One of the more interesting features of the Dorset “seven ditches” perceptible from the historic and modern Ordnance Survey maps is the continuation of its line to the north as a continuous, anything-but-straight field boundary running for almost a kilometre (1). Its jagged line marks it out from the other field boundaries hereabouts, particularly to the west. Prior to my visit, I had thought this may take the form of a reduced-sized version of “seven ditches” proper, but in reality the boundary exists as a species-rich hedge, barely banked, with no difference in the ground levels on either side (at least on the section I walked along). Most important of all, however, is its lack of a ditch. Even allowing for the destructive effects of agriculture over the centuries, the contrast with what lies to its south seems sufficient to dissociate it from “seven ditches”, which hence may be understood as a somewhat shorter extant linear landscape feature.
The earthwork which I believe we’re on firm ground in identifying as the 956-recorded “seven ditches” is bisected by the A354 and may usefully be considered in two distinct parts. The northern section (2) is the more complete. Where I could gain access to it – which was only to its northern and middle portions – I found the ditch to be up to two metres deep (maybe even a little deeper in places) and in excess of five metres in width. Most interesting, however, is its lack of any bank on either side; the edges of the ditch are flush with the surfaces of the fields (arable to the west and pasture to the east, although satellite images available via Bing Maps reveal the latter is a comparatively recent introduction). The ditch could be said to resemble a hollow-way, with material from the sides of the ditch having cascaded down to give it a more V-shaped section than it originally had. Another feature not in evidence on the ground is the shorter parallel ditch to the west mapped in the 1870s.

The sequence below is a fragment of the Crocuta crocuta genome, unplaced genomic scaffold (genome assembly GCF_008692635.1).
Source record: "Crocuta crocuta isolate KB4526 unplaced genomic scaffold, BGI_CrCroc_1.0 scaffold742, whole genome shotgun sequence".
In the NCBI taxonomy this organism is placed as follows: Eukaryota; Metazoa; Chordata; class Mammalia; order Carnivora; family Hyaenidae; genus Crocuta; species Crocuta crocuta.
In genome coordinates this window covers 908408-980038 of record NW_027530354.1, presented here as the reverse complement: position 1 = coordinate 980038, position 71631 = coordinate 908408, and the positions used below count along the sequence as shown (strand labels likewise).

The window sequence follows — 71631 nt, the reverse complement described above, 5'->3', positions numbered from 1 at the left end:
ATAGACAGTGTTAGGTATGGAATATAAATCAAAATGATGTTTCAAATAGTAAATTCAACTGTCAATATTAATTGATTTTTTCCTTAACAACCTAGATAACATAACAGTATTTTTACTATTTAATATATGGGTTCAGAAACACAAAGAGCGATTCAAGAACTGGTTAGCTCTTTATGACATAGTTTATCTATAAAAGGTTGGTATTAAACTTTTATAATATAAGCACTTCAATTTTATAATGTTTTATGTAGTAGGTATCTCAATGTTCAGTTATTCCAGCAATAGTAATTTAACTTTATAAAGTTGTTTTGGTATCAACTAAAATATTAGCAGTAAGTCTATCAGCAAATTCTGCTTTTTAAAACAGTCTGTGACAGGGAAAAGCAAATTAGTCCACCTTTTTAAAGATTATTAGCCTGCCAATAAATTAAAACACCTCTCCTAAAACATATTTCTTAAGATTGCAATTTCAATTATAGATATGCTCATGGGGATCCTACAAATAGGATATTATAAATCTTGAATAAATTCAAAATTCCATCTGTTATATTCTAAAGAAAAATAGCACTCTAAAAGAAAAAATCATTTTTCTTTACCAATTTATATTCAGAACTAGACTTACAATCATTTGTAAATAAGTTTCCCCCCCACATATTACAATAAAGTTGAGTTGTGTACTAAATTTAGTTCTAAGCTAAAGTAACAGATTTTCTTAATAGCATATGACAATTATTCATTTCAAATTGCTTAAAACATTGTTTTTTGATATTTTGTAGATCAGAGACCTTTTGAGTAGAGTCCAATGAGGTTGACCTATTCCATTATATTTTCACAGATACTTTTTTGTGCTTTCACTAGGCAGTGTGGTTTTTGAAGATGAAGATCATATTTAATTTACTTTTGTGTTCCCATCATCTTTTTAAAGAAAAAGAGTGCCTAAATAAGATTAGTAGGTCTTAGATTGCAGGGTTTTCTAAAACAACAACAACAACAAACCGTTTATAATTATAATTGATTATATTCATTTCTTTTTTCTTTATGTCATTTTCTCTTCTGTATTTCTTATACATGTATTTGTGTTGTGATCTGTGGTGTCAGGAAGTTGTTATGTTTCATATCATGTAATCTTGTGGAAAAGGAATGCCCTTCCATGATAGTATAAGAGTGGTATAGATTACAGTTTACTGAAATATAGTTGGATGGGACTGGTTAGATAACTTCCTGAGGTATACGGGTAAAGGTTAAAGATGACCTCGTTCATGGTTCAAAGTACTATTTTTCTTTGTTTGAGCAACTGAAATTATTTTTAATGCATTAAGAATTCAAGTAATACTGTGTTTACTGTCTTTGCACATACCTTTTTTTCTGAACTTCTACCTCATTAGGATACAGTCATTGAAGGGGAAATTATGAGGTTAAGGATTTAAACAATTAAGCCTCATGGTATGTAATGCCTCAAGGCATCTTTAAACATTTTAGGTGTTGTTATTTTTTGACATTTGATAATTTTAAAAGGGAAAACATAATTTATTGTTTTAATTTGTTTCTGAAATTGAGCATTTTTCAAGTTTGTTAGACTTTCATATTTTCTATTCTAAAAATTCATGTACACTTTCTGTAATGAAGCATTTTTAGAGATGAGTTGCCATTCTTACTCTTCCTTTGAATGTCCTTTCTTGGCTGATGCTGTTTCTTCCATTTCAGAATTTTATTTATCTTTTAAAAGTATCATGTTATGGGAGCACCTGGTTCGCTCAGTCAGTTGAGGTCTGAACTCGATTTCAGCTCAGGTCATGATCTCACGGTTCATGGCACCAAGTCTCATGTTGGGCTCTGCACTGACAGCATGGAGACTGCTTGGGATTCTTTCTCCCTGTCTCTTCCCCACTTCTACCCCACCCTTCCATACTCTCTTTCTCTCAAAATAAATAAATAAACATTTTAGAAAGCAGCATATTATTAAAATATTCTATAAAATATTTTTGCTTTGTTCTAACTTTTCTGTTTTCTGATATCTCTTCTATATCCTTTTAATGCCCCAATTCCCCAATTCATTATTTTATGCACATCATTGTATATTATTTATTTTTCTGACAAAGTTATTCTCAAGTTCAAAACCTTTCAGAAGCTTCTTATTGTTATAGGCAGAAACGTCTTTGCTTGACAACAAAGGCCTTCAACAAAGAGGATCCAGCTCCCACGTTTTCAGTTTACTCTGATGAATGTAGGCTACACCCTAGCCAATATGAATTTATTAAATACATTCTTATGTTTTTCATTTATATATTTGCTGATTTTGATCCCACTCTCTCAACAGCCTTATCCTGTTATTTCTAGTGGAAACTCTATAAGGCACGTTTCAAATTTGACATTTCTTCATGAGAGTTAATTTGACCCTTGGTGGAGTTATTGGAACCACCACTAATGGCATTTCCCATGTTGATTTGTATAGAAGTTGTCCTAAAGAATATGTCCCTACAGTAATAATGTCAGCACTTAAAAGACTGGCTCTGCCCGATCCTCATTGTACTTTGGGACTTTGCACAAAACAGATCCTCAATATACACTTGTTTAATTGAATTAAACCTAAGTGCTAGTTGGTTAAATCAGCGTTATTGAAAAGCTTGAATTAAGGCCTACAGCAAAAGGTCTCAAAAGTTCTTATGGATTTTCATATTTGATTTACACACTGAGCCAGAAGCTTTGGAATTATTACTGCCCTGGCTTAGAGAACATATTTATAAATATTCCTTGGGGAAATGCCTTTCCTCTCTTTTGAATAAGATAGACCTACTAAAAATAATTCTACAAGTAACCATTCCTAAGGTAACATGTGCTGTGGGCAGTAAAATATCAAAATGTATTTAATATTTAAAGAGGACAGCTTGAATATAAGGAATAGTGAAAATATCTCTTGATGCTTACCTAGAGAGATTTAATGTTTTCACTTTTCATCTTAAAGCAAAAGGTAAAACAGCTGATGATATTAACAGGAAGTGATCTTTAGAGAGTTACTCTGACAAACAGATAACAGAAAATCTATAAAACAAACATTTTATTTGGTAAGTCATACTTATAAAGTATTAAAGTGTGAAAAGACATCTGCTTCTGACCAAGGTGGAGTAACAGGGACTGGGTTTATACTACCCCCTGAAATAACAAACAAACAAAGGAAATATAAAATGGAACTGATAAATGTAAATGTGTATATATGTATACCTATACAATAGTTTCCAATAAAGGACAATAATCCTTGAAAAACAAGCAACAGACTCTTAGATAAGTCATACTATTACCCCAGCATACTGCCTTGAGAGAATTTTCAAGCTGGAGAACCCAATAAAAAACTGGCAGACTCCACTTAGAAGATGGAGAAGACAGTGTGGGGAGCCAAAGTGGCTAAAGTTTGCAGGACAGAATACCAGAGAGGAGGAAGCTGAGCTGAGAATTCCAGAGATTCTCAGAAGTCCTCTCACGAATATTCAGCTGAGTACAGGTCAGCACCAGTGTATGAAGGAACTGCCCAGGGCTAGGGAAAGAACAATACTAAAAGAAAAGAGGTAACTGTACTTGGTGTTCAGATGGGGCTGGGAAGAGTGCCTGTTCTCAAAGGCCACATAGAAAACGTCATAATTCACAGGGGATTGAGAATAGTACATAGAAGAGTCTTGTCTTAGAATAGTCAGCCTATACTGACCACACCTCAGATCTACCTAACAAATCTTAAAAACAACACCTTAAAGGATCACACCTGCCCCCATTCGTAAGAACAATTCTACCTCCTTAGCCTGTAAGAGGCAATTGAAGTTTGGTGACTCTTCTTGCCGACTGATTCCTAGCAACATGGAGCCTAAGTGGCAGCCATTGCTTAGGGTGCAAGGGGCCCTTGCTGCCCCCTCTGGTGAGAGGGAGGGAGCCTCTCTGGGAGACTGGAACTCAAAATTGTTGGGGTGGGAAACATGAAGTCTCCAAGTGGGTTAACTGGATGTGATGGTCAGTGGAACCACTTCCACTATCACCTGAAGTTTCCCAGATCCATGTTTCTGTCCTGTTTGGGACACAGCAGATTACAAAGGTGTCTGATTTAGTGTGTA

Across the main road, the southern section (3) is not so wide. This could be due at least in part to the construction of an access lane to Canada Farm (of which more shortly) along its western flank – I could not get a sense of the extent of any encroachment here because this section of “seven ditches” is more heavily overgrown than that to the north. For precisely the same reason, observations that there are no associated banks and the ground on the west side is slightly higher than to the east of the ditch may not reflect a situation of any great antiquity. The double-whammy of agriculture and the creation of the access track may have put paid to any parallel western ditch such as survived on the other side of the road into the 1870s. Nevertheless, what does survive gives grounds for concluding that the two sections of ditch belong to what was once a single feature of unusual sunken form.
The site of þat get at seuen diche suð ende, “the gate/gap at the south end of seven ditch(es)” can be placed in locality of Canada Farm (4). The farmhouse looks to be of nineteenth-century construction – a barking dog didn’t allow me to get close enough to make a proper inspection – and the name is typical of post-medieval labels for outlying farmsteads or pieces of land. Quite where þat get should be placed is moot. The present Sixpenny Handley parish boundary meets the earthwork at OS grid reference ST 992147 (approx.) to the north-west of Canada Farm, whereas the true southern end of the ditch – or rather where it intersects with a different set of linear earthworks – lay around ST 993146. Either way, the construction of Canada Farm and the ensuing activity associated with its operation has caused the “gap” to no longer be tangible, either through destruction or, to be almost hopelessly optimistic, by being covered with dense vegetation.